2 March 2015
Last updated at 10:55
Iraq has launched a military operation to recapture Saddam Hussein’s hometown of Tikrit from Islamic State (IS).
Troops and militia were said to be attacking on different fronts, backed by airstrikes from Iraqi fighter jets.
The government says that its forces are advancing into the city but this has not been confirmed.
Tikrit lies 150km (95 miles) north of the capital Baghdad and was seized by IS militants in June 2014.
Al-Iraqiya TV said that IS militants had been dislodged from some areas of Salahuddin province, outside Tikrit.
It added that Iraqi troops and fighters from the Popular Mobilisation Forces, an umbrella group of Shia militia fighting IS, were moving into Tikrit as airstrikes hit militant strongholds.
Tikrit was seized by IS militants in June last year
Government forces say they are 5km away from the heart of the city, the BBC’s Ahmed Maher reports in Baghdad, but this has not been confirmed by independent sources.
Our correspondent says that thousands of Shia militiamen are reported to be participating in the offensive.
Shia militia have done much of the fighting against IS militants but have also been accused of killing scores of Sunni civilians in apparent revenge for attacks carried out by the group.
Analysis: Ahmed Maher, BBC News, Baghdad
Government forces are backed by an alliance of volunteers mainly from the Shia community but also Sunni tribal fighters.
The Popular Mobilisation Forces was formed last summer following the collapse of army troops after IS militants swept through the Sunni heartlands in the north and west of Iraq.
The jihadist movement is backed by Sunni insurgents, who started to take up arms against the Shia-led government in late 2013 after months of protests against what the Sunni community perceived as marginalisation and discrimination.
Several government have attempted to reclaim Tikrit but have failed since July 2014.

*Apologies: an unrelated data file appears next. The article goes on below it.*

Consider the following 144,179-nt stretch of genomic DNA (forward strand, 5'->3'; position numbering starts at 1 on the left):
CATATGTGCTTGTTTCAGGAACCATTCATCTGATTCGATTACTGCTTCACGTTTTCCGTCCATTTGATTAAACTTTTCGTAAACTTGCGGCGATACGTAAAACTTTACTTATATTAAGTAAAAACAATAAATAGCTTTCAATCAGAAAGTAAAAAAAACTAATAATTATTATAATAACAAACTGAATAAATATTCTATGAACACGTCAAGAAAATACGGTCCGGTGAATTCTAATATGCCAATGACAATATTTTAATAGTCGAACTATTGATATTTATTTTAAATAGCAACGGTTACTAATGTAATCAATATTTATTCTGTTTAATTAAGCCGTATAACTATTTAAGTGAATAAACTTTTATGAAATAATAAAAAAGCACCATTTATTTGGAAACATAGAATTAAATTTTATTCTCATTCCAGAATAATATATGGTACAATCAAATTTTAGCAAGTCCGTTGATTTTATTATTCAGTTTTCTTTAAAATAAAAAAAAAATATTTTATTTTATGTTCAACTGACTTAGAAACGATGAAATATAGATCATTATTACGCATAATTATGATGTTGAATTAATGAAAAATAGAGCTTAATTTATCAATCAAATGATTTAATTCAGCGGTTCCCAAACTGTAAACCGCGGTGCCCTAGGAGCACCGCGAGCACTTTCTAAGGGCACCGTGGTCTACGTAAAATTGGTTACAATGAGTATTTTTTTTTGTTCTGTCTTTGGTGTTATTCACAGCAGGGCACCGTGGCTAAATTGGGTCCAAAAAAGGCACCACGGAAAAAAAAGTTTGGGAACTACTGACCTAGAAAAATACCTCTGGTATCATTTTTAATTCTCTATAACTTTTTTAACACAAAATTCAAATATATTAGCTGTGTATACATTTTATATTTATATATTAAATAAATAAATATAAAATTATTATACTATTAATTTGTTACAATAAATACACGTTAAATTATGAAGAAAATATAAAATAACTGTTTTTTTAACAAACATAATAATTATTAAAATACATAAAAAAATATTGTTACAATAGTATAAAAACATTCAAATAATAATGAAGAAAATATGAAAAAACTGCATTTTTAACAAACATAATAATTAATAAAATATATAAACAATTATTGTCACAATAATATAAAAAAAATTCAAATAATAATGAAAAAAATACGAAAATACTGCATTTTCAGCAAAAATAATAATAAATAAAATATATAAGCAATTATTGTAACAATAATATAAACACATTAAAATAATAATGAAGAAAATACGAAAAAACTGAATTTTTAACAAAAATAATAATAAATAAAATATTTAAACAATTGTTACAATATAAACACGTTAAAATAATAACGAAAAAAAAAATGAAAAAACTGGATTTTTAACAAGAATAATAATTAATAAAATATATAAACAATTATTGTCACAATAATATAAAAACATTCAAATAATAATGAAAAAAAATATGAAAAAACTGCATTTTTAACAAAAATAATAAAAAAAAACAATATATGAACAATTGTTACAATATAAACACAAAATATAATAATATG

If the ongoing military operation succeeds, the government forces and their allies will face a much bigger challenge to retake the main stronghold of IS in the north, the city of Mosul.
Prime Minister Haider al-Abadi met military leaders in Salahuddin province ahead of the advance.
He declared the start of the operation late on Sunday, as tens of thousands of troops and militia gathered in the central town of Samarra in preparation for the offensive.
Mr al-Abadi offered to pardon all Sunni tribal fighters who “who have been misled or committed a mistake to lay down arms” and abandon IS.
He described it as a “last chance”, saying that the city of Tikrit would soon be returned to its people.
Tikrit, hometown of former President Saddam Hussein, was the second major gain for IS after the group captured the city of Mosul in June last year.
Iraqi forces have been gathering in the mainly Sunni Muslim province of Salahuddin
IS militants hold several areas of Salahuddin, a predominantly Sunni Muslim province.
Mosul was home to more than a million people when it fell to IS after the militants launched an offensive in northern Iraq that saw it seize large swathes of the country.
Soldiers and allied Shia militiamen have now begun to recapture territory from IS north of Baghdad, with the help of US-led coalition air strikes.
At the same time, Kurdish peshmerga forces have been making advances around Mosul.
In February, Mr al-Abadi said that Iraqi armed forces would be launching a major offensive “in a few months’ time” to retake the city from IS militants.
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